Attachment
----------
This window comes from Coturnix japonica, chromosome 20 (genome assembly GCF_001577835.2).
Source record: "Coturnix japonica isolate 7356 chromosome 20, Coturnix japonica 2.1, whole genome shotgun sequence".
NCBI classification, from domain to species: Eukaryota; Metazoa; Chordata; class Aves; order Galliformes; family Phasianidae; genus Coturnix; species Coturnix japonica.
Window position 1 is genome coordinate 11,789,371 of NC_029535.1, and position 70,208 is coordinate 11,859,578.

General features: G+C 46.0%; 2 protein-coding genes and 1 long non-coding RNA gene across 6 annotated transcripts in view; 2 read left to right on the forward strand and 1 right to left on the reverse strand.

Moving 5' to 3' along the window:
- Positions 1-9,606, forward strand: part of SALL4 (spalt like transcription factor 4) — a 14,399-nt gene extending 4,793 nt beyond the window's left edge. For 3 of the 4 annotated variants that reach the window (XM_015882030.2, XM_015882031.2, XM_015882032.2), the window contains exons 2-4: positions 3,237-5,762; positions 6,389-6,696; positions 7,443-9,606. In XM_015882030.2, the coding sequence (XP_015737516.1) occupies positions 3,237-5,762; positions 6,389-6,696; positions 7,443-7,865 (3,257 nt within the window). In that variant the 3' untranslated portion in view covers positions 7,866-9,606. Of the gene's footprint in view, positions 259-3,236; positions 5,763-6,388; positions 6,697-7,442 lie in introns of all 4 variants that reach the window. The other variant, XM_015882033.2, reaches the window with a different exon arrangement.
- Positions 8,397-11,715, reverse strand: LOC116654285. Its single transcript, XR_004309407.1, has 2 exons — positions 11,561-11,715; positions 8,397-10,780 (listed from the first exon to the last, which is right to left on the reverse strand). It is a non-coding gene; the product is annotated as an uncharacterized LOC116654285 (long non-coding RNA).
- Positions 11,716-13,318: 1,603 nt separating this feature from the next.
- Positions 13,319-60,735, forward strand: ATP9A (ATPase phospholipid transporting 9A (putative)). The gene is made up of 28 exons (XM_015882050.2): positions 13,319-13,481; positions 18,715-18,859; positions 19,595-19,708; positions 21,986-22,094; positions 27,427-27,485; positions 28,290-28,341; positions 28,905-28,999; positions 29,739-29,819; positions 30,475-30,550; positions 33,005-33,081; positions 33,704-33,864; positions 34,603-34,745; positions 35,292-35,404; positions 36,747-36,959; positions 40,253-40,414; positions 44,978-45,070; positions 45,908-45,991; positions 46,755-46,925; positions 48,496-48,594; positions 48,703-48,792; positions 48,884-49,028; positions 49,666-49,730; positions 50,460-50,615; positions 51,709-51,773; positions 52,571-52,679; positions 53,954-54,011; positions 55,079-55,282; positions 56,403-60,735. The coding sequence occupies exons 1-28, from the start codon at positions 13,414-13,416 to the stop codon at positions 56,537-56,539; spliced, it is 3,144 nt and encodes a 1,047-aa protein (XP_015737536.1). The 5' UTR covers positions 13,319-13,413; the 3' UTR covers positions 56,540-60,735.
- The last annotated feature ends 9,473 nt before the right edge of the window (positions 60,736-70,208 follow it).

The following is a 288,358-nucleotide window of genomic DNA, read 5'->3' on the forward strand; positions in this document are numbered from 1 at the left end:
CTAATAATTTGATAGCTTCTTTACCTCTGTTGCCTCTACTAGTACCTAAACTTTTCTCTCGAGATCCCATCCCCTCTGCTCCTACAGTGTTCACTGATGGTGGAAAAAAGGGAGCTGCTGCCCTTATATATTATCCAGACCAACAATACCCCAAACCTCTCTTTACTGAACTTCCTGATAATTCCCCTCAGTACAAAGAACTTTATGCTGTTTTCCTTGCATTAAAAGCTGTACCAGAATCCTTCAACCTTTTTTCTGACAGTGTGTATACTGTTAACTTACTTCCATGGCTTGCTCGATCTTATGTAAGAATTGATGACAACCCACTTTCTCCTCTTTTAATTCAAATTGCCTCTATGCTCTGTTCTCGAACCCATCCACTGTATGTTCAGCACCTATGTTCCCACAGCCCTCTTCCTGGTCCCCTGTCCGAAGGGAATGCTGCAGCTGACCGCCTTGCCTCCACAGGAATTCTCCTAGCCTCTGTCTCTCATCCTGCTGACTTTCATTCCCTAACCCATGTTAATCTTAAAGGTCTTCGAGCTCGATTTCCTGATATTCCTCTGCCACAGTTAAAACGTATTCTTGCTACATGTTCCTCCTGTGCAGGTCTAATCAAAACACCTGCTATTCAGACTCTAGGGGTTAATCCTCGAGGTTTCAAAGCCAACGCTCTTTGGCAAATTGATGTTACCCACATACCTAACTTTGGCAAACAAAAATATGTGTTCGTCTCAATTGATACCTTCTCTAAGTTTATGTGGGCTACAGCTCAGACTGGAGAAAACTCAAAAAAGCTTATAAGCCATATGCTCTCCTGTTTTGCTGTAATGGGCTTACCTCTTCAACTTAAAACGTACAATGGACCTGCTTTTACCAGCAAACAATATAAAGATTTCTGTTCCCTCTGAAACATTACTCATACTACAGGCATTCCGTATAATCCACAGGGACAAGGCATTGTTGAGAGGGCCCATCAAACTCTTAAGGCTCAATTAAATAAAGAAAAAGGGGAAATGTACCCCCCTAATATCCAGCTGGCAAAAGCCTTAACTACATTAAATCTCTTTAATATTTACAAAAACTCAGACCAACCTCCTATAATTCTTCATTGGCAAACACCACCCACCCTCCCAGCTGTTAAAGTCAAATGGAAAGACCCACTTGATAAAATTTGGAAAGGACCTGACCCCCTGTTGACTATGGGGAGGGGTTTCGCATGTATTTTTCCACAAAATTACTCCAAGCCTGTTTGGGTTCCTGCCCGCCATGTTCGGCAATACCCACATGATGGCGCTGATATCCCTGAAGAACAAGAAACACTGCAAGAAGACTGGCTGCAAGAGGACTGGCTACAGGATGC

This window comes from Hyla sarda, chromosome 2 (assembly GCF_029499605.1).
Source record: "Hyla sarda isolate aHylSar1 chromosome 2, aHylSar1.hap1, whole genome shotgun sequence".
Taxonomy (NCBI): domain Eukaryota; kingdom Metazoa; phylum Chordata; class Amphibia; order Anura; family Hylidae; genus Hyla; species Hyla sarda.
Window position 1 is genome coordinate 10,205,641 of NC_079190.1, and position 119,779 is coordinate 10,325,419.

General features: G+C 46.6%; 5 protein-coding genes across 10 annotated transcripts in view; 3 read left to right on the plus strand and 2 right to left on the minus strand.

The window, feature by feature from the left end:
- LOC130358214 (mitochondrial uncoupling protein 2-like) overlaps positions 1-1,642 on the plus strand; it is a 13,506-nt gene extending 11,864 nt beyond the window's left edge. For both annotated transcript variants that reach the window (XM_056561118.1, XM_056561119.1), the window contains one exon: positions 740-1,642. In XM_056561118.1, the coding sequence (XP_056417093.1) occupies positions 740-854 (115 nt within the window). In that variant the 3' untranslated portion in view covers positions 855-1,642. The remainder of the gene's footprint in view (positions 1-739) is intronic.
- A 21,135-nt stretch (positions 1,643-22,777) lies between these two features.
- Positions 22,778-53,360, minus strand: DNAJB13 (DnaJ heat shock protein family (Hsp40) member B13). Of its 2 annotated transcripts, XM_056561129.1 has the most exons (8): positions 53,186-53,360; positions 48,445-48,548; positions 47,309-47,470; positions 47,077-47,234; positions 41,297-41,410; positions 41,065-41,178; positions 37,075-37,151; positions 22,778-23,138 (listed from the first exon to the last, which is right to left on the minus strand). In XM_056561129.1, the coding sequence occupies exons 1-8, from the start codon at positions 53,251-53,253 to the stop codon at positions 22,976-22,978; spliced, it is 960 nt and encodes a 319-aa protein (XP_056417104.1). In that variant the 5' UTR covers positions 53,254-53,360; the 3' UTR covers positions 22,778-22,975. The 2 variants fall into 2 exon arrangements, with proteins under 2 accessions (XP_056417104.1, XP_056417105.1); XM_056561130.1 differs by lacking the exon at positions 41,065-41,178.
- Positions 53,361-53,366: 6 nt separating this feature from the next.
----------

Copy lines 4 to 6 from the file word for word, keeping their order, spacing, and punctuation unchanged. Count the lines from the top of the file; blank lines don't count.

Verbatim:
Window position 1 is genome coordinate 11,789,371 of NC_029535.1, and position 70,208 is coordinate 11,859,578.

General features: G+C 46.0%; 2 protein-coding genes and 1 long non-coding RNA gene across 6 annotated transcripts in view; 2 read left to right on the forward strand and 1 right to left on the reverse strand.

Moving 5' to 3' along the window: